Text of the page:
The Kingdom of Saudi Arabia itself presents a very different demographic situation as well as an example of tribal and regional identities overlapping with sectarian ones. The Kingdom is composed of 10-20 percent Shi’ites, mostly located in the oil-sodden Eastern Province. The economic importance of the Eastern Province ensures that King Abdullah and his successor will not easily part with total control over the region and its inhabitants. In 1979-1980, when the Shi’ite population began protesting rule by Riyadh, the government swiftly put down the unrest given the timing and the perceived threat to regime security. 1979 was a dangerous year in Saudi Arabia: the Islamic Revolution was toppling the Shah in Iran, the Great Mosque in Mecca was taken over by extremists, and the Soviet Union had just invaded Afghanistan, leading to calls by Muslims the world over for Saudi intervention.

Since that time, Saudi Shi’ites have switched tactics from armed conflict to seeking to establish cultural authenticity (al-asala al-Shi`yya) within Saudi society in the 1990s. Concurrently, the Saudi government has begun a process of coopting the Shi’a (especially the elite) to discourage horizontal collaboration among opposition groups. The rise of the Sunni-led Sahwa opposition movement in the 1980s and 1990s meant that Shi’ites were no longer the only internal threat in the Kingdom, and they were certainly not the most dangerous. Tribalism and regionalism have played major roles in the search for cultural authenticity within the Shi’ite population of Saudi Arabia. Tribal identity is of paramount importance in establishing “ownership” of the Saudi national identity, as is pointing to the marginalization of Sunni Hejazis by those from the Najd region as a basis for cross-group cooperation. Although the Saudi Shi’a community rose up in the Arab Awakening, it was to a lesser degree than their neighbors in Bahrain and the Shi’a elites were quick to side with King Abdullah and the government, calling for an end to the protests.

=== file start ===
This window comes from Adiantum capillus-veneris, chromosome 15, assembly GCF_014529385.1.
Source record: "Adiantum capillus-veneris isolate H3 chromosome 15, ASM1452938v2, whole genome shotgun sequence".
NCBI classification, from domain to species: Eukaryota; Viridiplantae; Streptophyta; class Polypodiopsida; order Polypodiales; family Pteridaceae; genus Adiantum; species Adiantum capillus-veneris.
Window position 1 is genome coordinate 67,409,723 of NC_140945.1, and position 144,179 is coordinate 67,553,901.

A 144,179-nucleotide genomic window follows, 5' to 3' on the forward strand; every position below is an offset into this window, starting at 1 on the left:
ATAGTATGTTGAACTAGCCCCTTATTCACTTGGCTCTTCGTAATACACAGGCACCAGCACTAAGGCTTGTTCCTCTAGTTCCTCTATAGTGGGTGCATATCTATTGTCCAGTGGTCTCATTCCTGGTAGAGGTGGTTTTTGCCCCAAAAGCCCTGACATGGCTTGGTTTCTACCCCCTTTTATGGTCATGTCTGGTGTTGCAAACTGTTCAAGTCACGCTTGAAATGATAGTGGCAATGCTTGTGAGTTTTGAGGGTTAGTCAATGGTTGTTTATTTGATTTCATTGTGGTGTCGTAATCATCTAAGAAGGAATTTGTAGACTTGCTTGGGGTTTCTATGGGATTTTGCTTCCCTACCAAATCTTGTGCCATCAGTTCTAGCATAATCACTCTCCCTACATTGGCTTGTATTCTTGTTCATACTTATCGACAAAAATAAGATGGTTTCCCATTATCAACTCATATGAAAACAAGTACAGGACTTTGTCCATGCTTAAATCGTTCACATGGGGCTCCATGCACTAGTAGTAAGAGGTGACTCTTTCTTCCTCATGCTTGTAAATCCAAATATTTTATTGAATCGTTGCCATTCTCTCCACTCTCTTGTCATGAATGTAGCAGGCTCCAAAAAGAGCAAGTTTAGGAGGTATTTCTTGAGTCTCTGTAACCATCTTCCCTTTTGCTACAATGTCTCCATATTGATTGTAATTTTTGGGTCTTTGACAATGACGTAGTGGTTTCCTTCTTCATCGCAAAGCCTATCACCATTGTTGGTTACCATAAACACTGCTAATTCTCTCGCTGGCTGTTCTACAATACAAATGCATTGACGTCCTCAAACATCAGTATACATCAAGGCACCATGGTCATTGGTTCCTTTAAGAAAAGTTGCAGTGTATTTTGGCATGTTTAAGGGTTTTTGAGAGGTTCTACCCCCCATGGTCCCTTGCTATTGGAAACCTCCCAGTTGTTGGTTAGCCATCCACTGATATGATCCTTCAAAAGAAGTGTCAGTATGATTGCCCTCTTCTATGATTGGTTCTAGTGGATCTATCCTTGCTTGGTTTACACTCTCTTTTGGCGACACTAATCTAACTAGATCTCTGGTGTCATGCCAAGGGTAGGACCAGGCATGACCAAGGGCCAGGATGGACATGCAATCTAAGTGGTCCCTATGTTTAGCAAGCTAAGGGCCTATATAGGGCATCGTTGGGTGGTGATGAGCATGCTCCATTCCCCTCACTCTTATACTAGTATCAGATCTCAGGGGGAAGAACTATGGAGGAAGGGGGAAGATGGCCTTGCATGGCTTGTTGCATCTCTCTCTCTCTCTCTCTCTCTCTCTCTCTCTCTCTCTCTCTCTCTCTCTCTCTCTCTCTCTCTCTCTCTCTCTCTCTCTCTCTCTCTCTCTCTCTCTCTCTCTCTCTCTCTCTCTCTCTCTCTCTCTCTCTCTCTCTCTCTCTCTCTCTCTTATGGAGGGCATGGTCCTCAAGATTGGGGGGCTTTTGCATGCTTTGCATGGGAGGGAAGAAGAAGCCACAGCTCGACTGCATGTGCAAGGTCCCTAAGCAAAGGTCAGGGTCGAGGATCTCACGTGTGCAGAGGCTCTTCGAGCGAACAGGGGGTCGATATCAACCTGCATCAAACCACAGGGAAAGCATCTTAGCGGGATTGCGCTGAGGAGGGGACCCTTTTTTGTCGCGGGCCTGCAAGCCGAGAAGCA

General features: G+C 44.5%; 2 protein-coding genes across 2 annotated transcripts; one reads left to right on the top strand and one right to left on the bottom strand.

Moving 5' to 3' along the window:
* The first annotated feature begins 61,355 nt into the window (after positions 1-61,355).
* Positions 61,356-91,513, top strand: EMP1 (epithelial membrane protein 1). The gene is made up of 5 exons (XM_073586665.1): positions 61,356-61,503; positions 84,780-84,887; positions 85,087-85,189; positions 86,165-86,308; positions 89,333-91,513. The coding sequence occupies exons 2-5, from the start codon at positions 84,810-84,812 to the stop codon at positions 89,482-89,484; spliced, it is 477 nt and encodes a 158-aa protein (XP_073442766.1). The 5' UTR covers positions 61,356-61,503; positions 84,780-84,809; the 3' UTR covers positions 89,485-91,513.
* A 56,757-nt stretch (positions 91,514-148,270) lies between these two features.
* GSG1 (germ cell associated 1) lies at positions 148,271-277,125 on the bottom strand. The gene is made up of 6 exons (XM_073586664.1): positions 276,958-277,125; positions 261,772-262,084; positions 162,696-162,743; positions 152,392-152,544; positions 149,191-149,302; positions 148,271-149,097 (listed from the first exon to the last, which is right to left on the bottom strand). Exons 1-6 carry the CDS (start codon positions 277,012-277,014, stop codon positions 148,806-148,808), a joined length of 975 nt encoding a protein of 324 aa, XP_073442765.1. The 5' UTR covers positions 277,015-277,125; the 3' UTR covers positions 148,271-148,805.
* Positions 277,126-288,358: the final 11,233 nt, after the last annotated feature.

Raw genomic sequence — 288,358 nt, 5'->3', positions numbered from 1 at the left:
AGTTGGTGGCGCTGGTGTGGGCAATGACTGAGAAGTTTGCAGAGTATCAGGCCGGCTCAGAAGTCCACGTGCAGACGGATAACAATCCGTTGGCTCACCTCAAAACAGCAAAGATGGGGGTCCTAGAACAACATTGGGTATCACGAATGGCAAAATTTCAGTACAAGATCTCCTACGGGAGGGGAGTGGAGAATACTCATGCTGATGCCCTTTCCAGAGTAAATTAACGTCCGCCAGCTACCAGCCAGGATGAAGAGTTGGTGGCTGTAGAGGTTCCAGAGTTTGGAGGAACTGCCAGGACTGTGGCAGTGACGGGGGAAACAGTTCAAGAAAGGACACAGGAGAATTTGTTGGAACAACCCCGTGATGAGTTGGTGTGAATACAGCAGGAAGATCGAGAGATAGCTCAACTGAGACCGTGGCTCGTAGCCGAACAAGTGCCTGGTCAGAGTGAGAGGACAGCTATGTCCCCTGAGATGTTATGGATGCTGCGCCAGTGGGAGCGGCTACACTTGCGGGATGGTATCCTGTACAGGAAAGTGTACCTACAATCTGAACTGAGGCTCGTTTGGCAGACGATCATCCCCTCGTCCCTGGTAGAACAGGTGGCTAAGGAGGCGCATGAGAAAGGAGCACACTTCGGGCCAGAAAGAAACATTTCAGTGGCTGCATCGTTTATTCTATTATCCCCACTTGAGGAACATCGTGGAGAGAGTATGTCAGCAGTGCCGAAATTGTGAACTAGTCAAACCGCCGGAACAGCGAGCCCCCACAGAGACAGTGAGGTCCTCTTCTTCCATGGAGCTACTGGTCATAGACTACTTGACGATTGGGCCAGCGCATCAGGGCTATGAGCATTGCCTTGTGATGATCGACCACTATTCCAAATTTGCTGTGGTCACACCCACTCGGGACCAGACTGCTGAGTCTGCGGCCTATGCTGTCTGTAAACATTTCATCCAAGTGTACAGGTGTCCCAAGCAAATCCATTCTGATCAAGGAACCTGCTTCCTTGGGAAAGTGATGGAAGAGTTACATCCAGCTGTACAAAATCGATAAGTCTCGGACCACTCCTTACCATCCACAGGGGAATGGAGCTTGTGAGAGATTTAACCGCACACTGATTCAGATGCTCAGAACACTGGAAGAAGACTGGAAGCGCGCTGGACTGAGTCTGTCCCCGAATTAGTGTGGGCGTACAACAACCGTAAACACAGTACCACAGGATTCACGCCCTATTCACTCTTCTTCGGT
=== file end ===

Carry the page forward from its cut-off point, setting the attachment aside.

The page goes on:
Iraq provides yet another unique example of sectarian identities within a Gulf state that has many important cultural groups all under the banner of the “Iraqi people.” Perhaps the poster child for global formulations of a Sunni-Shi’i divide, Iraq in reality is a mixture of regional, tribal, and religious identities. The 1991 uprisings in both the Kurdish (but Sunni) north and mostly (but not all) Shi’a south saw the country divided regionally rather than by sect during the economic crisis of the 1990s (the Sanctions Era). Tribalism also played a key role in the disproportionate economic privation of the south, as Saddam Hussein’s family was of the centrally located Tikritis who were thus favored due to tribal affiliations with the ruling family. Shrinking resources meant the state relied on tribal leaders to provide services it had in the past, and tribal lines often cut across sects and, to a lesser degree, regions. Iraq also includes multiple other religious sects than just Sunnis and Shi'ites: Mandaeans, Christians, Assyrians, Yazidis, and Turkmen also make up large swathes of the population.

Major ethno-religious groups in Iraq 
   Shiite Arabs
   Sunni Arabs